Buried on Page 2B

I’m addicted to newspapers. It’s true. Gotta have my fix everyday or I start getting jittery. This might be considered odd behavior for a tech-obsessed guy who also reads way too many blogs most days, but that’s how it goes.

So I found this gem in today’s Tennessean titled, “Noise complaints lead to return to former flight pattern“. If you don’t live in East Nashville or know someone who does, you may have no idea what this means.

Back in June, the FAA decided that planes departing BNA needed to fly farther from the taller buildings downtown and began routing planes over East Nashville. Immediately, folks living in East Nashville noticed the change and began (politely, as far as I’ve seen) complaining. Mostly about the noise and partly about there not having been any public announcement, discussion or request for comments (as the government generally operates in community matters). The Tennessean ran a nice story about it (to which I would link if it was still publicly accessible — try as hard as they might, old media just still don’t get the interweb).

I recall reading a letter to the editor from someone living near the airport accusing East Nashville residents of complaining unjustly and suggesting that we could put up with the noise as well as those living near the airport. But here’s the rub. My neighbors and I didn’t buy houses near the airport nor in the established flight paths. (We bought houses near railroad tracks that carry a steady stream of horn blowing trains heard for miles, but that’s a different story.) People who buy a house near the airport can reasonably expect to hear planes taking off and landing. And their property values should already reflect this characteristic. But I don’t live anywhere near the airport — or at least I thought I didn’t.

Let me tell you, the difference since this most recent change is remarkable. Several times over the past few months I thought a plane was landing on my roof the noise was so loud. Okay, that’s a slight exaggeration, but not by much. Now that the standard flight paths have reverted to the prior pattern, the relative quiet is palpable (and much welcomed). I know this arrangement won’t last indefinitely, as it puts the Nashville air traffic again out of compliance with FAA regulations, but I wonder how they will possibly resolve the situation without flying over other neighborhoods that don’t currently experience airplane noise.

At the very least, this turn of events demonstrates the non-futility of voicing complaints to decision-makers rather than just to whomever is in earshot. Lots of thanks to those who spoke out and to whomever made the decision to find a different solution. And so, in the end, this is a story of activism and taking charge of your circumstances. Don’t let the man (or life in general) roll you over. Get out and do something about it. And do not, under any circumstances, accept new airplane noise in your neighborhood, as it really sucks. A lot.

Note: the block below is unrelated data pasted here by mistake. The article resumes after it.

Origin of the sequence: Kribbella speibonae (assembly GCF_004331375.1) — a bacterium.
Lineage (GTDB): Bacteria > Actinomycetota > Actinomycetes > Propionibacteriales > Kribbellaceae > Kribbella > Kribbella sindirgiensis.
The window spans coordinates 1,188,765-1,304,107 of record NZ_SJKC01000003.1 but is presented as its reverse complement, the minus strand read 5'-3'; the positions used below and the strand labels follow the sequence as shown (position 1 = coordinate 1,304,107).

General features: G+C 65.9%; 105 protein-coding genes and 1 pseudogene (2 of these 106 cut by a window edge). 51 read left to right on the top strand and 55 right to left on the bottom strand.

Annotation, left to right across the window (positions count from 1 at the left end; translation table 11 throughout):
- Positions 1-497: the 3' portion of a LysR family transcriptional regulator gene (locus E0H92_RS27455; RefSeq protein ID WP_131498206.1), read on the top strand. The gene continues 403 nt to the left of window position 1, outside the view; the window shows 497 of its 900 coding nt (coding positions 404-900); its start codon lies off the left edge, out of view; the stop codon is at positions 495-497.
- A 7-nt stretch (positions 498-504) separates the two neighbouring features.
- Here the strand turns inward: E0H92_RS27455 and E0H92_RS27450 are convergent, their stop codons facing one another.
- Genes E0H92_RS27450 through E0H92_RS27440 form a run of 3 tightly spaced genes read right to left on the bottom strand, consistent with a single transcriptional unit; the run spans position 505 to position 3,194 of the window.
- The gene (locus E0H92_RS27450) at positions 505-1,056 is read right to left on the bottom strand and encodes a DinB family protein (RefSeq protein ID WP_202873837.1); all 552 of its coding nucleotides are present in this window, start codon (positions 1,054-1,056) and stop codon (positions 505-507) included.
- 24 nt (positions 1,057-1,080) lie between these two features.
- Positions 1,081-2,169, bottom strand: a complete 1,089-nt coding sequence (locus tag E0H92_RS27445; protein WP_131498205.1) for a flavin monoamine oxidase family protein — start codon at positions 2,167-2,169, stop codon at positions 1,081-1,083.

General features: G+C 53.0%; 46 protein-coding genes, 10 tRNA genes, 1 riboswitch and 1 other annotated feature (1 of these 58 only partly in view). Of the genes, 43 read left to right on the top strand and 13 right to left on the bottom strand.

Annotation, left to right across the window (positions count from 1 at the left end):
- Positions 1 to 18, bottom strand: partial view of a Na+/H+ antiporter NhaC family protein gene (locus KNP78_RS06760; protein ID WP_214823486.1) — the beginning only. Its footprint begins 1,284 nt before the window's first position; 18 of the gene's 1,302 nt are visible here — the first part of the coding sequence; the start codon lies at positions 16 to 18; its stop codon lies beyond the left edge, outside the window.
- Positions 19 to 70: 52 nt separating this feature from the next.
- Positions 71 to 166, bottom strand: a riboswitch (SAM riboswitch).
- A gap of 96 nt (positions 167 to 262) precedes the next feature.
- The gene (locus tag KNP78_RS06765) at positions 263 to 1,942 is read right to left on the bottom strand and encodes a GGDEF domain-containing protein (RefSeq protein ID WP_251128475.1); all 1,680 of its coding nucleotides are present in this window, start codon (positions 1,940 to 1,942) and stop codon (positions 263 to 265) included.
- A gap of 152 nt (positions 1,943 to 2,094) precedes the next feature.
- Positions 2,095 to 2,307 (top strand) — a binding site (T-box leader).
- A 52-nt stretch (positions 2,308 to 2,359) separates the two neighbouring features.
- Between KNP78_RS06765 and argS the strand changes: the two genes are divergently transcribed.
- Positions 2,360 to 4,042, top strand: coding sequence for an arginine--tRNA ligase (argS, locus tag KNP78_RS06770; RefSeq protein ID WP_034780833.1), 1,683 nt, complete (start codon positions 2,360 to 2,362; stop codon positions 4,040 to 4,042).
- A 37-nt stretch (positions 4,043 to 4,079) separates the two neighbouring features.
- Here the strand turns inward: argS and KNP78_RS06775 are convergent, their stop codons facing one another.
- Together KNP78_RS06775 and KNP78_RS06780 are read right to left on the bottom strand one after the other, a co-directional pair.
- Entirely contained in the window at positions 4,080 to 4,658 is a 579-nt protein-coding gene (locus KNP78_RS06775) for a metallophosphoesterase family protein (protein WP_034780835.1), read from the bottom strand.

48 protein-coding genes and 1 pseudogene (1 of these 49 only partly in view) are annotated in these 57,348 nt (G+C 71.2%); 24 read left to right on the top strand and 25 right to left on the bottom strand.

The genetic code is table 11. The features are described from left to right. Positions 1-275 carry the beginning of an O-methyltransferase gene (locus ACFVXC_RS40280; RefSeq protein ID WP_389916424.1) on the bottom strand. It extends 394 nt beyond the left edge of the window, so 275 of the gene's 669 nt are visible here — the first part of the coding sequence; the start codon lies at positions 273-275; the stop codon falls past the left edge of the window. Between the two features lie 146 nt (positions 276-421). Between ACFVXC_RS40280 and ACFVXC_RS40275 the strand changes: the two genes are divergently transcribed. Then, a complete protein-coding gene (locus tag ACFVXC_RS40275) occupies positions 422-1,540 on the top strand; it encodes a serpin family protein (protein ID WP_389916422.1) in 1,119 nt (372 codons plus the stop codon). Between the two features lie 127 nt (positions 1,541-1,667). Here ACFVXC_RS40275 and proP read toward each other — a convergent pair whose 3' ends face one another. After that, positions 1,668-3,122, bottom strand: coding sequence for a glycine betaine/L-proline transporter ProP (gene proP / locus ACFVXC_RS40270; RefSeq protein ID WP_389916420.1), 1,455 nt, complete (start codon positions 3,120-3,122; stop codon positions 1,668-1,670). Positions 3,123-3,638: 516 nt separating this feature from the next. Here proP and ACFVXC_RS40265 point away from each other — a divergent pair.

3 Comments so far

  1. brittney (unregistered) on September 20th, 2007 @ 8:34 am

    Didn’t bother me one bit.


  2. Jay (unregistered) on September 20th, 2007 @ 3:32 pm

    Actually, I think you [b]do[/b] live near the airport, you’ve just been lucky enough in the past to not realize it. Planes sometimes buzz my house in Berry Hill (must be a wind direction thing) and that’s just the price I pay for not living in Hohenwald.

    Planes have to take off somewhere, and I and a lot of other people would like them to not take off into the side of a building downtown. I guess we could move the airport to Kentucky. It worked for Cincinnati. ;)


  3. Chuck Bryant (unregistered) on September 21st, 2007 @ 8:59 am

    Thanks for the comments. I didn’t mean to imply that some people are more deserving of airplane noise than others. Or that East Nashville shouldn’t have any flyovers — we already do receive an occasional commercial flight, in addition to low-flying fighter jets and police helicopters. Those are fine and just part of living in the urban core. It’s the relentless onslaught of plane after plane, especially evenings and weekends when you’re trying to enjoy the outdoors (or have your windows open) that destroys the relative tranquility. And I’m sure not all of East Nashville was affected equally, but my area was significantly impacted and I’m west of Gallatin Ave and north of Eastland Ave. South of Eastland (which is closer to the airport and thus the planes would have been lower) must have been a nightmare.

    Ideally, airports should be positioned in such a way that the standard low-flying air traffic would avoid residential areas. This is certainly the case with the Greater Cincinnati/Northern Kentucky International Airport (long names are apparently the price you pay for relocating your airport to the sticks) which was located in the middle of nowhere when it was first built. Now it is surrounded by a thriving commercial/industrial district and any homes that get noise were likely built after the airport.

    I’m all for avoiding the downtown flight path as well, but not at the expense of any neighborhood’s tranquility. The Tennessean article quoted Butch Gelband, planning manager of the Metro Nashville Airport Authority, as saying, “The FAA is going to look at another method of following the rule and not flying over these neighborhoods.” Here’s hoping they find a solution that meets the safety requirements and avoids further disruptions. I’d be fine with Baghdad-style corkscrew take-offs, but I’m pretty sure most airline passengers would disagree with me on that….



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